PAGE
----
Islands prepare for big weekend despite no festival

28.07.2020 - 16:57
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While there will be no Þjóðhátíð festival this weekend, the Vestmannaeyjar community is preparing for a lot of visitors. There is a waiting list for spaces on the Herjólfur ferry. In the meantime, national authorities are this afternoon discussing whether to re-impose harsher coronavirus restrictions amid the spate of new infections over recent days.

The Vestmannaeyjar town council today green-lighted applications from a number of establishments wanting to sell alcohol outdoors this coming Verslunarmannhelgi holiday weekend, as well as giving permission for a bonfire, fireworks display, and a dance party on Saturday night. 

Permission for the party was applied for by Stöð 2 sports journalist Svava Kristín Grétarsdóttir and the event is scheduled from 23.00 on Saturday until 03.00 Sunday morning. No alcohol will be for sale, as all licenced premises in Iceland have to close by 23.00 under COVID-19 restrictions. “We’re still waiting for an answer from the public health authority and nobody is going to profit from this. All proceeds go to ÍBV (sports club),” Svava told RÚV this afternoon. 

The council approved the application on the conditions that the dance happens in cooperation with the district commissioner and with licencing from appropriate authorities.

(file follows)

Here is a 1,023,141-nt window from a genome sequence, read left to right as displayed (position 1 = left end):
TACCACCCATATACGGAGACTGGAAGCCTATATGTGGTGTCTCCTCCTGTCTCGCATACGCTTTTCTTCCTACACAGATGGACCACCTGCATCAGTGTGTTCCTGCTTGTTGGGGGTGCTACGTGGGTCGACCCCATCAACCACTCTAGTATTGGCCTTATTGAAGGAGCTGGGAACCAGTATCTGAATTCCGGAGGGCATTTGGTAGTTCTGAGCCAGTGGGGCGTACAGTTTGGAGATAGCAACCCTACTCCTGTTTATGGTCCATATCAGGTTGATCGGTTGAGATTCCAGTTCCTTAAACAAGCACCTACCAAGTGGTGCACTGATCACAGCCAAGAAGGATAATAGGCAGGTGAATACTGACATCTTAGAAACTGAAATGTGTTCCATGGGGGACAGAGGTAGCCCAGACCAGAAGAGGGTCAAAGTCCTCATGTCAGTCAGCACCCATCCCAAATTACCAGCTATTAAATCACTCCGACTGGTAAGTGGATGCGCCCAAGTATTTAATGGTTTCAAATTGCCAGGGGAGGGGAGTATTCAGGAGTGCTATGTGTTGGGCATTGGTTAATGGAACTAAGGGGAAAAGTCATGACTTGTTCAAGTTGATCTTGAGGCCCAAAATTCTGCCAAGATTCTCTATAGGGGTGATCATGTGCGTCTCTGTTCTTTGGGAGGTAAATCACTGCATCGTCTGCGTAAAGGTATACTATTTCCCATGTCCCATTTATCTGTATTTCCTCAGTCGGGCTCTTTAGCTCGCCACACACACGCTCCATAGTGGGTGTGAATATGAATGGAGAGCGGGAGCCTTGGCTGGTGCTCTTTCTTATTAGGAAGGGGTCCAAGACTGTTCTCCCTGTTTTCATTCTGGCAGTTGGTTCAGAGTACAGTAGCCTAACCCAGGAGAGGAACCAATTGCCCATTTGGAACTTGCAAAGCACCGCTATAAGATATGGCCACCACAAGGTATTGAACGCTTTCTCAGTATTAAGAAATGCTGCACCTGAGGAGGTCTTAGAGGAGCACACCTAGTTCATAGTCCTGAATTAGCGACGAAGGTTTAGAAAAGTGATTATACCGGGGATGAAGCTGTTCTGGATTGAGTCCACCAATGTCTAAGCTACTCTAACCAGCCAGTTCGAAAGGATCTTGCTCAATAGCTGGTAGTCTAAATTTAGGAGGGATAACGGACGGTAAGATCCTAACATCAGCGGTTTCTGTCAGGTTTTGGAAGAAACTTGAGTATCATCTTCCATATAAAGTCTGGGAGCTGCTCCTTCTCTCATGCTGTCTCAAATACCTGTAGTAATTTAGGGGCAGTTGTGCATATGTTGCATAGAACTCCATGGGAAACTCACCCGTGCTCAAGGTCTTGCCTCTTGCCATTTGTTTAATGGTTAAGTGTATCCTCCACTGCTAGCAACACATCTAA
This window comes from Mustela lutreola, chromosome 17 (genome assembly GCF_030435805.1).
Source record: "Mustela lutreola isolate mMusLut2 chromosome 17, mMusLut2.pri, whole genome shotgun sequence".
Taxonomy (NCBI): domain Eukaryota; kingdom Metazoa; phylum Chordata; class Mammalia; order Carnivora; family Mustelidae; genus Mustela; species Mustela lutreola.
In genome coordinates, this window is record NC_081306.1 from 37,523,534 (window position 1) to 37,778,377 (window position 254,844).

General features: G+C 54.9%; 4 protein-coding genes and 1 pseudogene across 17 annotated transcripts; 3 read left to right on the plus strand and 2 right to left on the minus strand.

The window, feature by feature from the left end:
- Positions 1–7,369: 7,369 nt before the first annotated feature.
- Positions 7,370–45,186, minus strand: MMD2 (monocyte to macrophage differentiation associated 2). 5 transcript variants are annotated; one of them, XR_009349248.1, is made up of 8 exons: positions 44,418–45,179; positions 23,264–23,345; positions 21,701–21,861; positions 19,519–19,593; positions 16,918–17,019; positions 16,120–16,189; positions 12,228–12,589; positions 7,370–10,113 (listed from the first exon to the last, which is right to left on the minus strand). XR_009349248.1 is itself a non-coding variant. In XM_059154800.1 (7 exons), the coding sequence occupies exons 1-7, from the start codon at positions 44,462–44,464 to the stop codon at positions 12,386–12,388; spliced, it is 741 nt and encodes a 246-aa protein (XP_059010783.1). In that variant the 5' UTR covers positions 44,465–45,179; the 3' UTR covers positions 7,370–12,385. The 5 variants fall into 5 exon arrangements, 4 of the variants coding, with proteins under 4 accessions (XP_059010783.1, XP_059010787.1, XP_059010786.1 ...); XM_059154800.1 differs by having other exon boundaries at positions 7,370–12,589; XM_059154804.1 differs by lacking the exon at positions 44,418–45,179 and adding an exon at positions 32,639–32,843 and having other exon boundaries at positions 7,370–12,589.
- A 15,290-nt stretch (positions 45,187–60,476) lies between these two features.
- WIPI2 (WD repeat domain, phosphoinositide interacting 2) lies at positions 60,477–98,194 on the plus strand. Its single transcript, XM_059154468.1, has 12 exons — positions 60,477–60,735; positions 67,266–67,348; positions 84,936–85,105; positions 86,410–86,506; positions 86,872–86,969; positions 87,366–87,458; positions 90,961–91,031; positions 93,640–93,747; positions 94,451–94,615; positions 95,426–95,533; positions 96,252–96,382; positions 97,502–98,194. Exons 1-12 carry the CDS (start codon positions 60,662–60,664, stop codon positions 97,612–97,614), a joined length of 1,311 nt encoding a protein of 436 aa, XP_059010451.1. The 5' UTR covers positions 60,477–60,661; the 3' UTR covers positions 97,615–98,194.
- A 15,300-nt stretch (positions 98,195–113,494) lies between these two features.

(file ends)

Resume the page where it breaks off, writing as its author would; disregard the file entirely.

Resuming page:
Several bars and pubs in the town have been given permission to sell alcohol outdoors over the long weekend. Again, the council made its approval contingent on collaboration with other authorities, such as the public health directorate. 

There will be a bonfire and fireworks display at midnight on Friday night. 

Arndís Bára Ingimarsdóttir, acting Vestmannaeyjar police chief, told RÚV this lunchtime that there will be a significant police presence over the weekend; not least because there is a waiting list for places on board Herjólfur. The ferry can transport up to 3,000 people a day. 

Civil protection authorities are meeting with government ministers this afternoon to discuss whether or not existing measures are sufficient in the fight against the coronavirus. With 24 active cases currently in the country, authorities may decide to change the national state of alert and/or introduce tougher measures domestically and at border posts. 

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Alexander Elliott
Project manager
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